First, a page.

Art, Travel & Life in Italy & Europe

9 Creepy and Fantastic Abandoned Totalitarian Buildings in Italy

Totally Lost is a collective photographic research project mapping “uncomfortable” places linked to Totalitarian Regimes in over 25 European nations. So far, 186 photographers have mapped some 300 locations and taken about 2600 photos. Abandoned insane asylums, now-quiet Fascist summer camps, and absurdly shaped monuments to nothingness, photographed with a stark modern eye, testimony to a near-past that has been too quickly and forcefully forgotten. These abandoned totalitarian buildings in Italy are some of the creepiest yet most wonderful things you’ll see this year.

Borgo Livio Bassi (Ummari, Trapani, Italy)

Borgo Bassi

Borgo Bassi

Post office, police headquarters, school, church, main piazza… this small town has got everything you’d need and want in a charming sourthern Italian location. Except for inhabitants. Began in 1943 and never fully completed, a dozen families inhabited this half-town until the 1970s.

Colonia Ettore Motta (Massa, Tuscany)

Colonia Ettore Motta

Colonia Ettore Motta

Hundreds of rooms, swimming pools inside and out, dining hall, infirmiry… just one problem. This 35,000 square meter resort in Tuscany has been abandoned since the 1980s. It was built in 1926, and was used in a propoganda film soon after WWII. Now… seagulls.

Marcigliana orphanage (Lazio)

Marcigliana orphanage

Marcigliana orphanage

If you’re looking for a good set for a horror film, look no further than this ex-orphanage, turned insane asylum, cum old folks home (and abandoned in the 1970s) in the region of Lazio.

Sbarramento di Pian dei Morti (Passo Resia, Sud Tirol)

Pian dei Morti

Pian dei Morti

No cart shall pass. But if you like interesting contemporary sculpture, you might think this was an installation for art’s sake, rather than a military defense made in 1938. The name of this charming location? Pian dei Morti. Valley of the Dead. Wonder why?

Consorzio Tabacchicoltori (Sanguinetto, Verona)

Consorzio Tabacchicoltori

Consorzio Tabacchicoltori

This huge building belonging to the tabacco consortium in the Padana plains was constructed in 1946 and is still in partial use. If you’re looking for racks, metal hooks, shady stairwells or anything else as a backdrop to a chase scene at the end of the movie, this is your ideal set.

Borgo Schiro (Palermo, Sicily)

Borgo Schiro

Borgo Schiro

Part of a great Fascist plan to create small towns close to farmlands in order to discourage farmers’ migration to big cities, some 100 people lived in this town in the 1940s. By the 70s, only one family was left, and that was Signor Sollazzo, who owned the general store – and closed it. Now it’s a ghost town, crackling in the Sicilian sun, bits of metal bouncing down the empty piazzas blessed by a warm wind.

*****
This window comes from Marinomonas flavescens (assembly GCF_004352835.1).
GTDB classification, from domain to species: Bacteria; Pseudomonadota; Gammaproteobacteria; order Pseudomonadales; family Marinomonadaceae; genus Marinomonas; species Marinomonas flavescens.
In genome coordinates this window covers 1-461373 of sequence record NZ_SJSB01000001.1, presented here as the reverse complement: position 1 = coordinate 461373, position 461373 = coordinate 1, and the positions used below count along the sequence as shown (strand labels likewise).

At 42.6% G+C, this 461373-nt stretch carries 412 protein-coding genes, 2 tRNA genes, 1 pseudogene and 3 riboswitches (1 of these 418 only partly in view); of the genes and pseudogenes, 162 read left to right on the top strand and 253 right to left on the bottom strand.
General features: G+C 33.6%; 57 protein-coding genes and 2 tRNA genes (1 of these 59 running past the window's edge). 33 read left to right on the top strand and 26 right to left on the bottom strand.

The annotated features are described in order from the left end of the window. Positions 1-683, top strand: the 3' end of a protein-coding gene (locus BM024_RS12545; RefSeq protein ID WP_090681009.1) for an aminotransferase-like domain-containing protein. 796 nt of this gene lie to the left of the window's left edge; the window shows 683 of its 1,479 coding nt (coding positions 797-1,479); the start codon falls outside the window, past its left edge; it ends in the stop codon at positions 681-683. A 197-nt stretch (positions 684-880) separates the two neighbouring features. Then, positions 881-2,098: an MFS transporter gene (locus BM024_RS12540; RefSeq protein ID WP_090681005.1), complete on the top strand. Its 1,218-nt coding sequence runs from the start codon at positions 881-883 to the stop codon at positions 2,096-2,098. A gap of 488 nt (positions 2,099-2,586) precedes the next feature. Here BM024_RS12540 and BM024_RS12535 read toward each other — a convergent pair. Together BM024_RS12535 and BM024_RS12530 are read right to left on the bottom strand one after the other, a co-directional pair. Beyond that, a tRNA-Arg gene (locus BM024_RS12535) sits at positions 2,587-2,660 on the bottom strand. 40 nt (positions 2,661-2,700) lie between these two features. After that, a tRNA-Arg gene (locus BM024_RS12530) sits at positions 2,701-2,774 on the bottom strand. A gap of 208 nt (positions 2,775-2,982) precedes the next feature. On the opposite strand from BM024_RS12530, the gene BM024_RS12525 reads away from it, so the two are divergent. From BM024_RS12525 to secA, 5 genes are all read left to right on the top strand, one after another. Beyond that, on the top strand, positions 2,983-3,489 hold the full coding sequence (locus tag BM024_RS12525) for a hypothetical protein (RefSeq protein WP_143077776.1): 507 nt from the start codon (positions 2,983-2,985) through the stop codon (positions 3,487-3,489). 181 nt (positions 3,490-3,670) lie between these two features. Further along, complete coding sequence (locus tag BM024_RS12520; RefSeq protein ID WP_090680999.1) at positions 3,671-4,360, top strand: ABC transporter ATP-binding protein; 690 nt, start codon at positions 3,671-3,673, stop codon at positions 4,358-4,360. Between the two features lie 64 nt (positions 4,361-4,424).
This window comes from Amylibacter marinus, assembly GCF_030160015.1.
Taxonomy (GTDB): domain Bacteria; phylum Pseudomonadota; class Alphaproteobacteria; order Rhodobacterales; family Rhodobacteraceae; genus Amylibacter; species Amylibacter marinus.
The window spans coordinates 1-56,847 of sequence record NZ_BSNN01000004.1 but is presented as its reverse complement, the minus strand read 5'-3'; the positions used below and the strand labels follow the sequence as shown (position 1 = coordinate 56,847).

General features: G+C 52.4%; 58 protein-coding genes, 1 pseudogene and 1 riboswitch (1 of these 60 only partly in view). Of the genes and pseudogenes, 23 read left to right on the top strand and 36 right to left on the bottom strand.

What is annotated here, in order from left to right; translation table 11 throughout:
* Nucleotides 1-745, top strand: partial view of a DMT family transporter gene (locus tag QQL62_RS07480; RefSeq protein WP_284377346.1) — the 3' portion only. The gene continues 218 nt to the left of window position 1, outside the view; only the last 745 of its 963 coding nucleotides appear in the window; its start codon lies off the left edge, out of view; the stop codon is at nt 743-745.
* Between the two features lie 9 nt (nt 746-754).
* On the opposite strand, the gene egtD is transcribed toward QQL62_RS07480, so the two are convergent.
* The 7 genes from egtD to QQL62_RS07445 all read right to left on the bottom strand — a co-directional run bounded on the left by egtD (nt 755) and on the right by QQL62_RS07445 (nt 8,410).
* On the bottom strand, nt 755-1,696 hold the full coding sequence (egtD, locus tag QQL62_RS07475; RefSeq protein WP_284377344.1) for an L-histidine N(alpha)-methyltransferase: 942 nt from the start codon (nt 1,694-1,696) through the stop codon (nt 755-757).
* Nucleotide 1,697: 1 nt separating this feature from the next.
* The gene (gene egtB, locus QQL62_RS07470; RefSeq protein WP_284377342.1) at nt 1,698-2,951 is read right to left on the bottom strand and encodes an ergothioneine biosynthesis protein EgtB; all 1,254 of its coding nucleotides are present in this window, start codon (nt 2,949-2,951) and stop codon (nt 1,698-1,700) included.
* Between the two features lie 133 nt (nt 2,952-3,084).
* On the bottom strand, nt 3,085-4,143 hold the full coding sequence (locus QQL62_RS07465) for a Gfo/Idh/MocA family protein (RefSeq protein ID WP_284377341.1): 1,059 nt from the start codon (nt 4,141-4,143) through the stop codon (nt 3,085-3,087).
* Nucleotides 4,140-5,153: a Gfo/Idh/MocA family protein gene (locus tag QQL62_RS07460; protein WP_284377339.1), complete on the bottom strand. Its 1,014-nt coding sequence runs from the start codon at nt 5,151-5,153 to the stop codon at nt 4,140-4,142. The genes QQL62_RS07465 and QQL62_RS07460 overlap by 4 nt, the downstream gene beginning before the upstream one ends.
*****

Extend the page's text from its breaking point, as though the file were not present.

Rovegno Holiday Camp (Frazione Casanova, Rovegno (GE))

Rovegno holiday camp

Rovegno holiday camp

Constructed in just 7 months as a Fascist childrens’ holiday camp that gives new meaning to the phrase immerso nel verde, in WWII it was a partisan stronghold, where Germans and other suspected fascists were held prisoner. 129 soldiers and prisoners were shot here, their bodies dumped unceremoniously in the nearby dense woods. Needless to say, it wasn’t used after that. Evening stroll, anyone?

Caproni aircraft factory (Predappio, Italy)

Nature taking over the Caproni factory

Nature taking over the Caproni factory

Mussolin commissioned this aeronautic factory in 1935 to be run by Giovanni Battista Caproni, one of the fathers of Italian airspace engineering. About 150 planes were made here. A series of underground tunnels provide handy escape routes, in which were set up the first Italian cultivation of champignon mushrooms.

Ospedale “Boeri” (Tresigallo)

Ospedale Boeri

Ospedale Boeri

Built in 1939 and recently restored, and then abandoned – seemingly very suddenly. This is otherwise a perfectly well equipped hospital. If not somewhat out of date.

 

Totally Lost: the exhibit

This European Union project is available to all through the online database at www.totallylost.eu

An exhibit of some of the photographs most related to the Romagna area of Italy has been curated by Spazi Indecisi and will be open 9 – 11, 16 – 18 and 23 – 25 September 2016 at the following locations: Casa del Mutilato, Forlì – Acquedotto Spinadello, Forlimpopoli – ex Casa del Fascio di Teodorano, Meldola.

Two cultural itineraries have been created in a territory that is set up like an open-air museum: “Totally Riviera”, a voyage to the coast through what remains of eight Fascist-style colonies and “Totally Terra”, an itinerary that connects to inland buildings such as Case del Fascio, military industries, etc. These two maps will be handed out to visitors leaving the exhibitions.

Photography by various artists, courtesy of Totally Lost / Spazi Indecisi – all rights reserved

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By: arttrav

Alexandra Korey aka ArtTrav is a Florence-based art historian and arts marketing consultant.

  • http://prayersandpiazzas.com/ Stacy Di Anna Pollard

    Interesting post, showing a completely different side to Italy.

  • http://www.arttrav.com arttrav

    Hi Joanna, honestly I’m not 100% sure about the accessibility of this and other places. You should look on the Totally Lost website, maybe there it will be more clear!
    Alexandra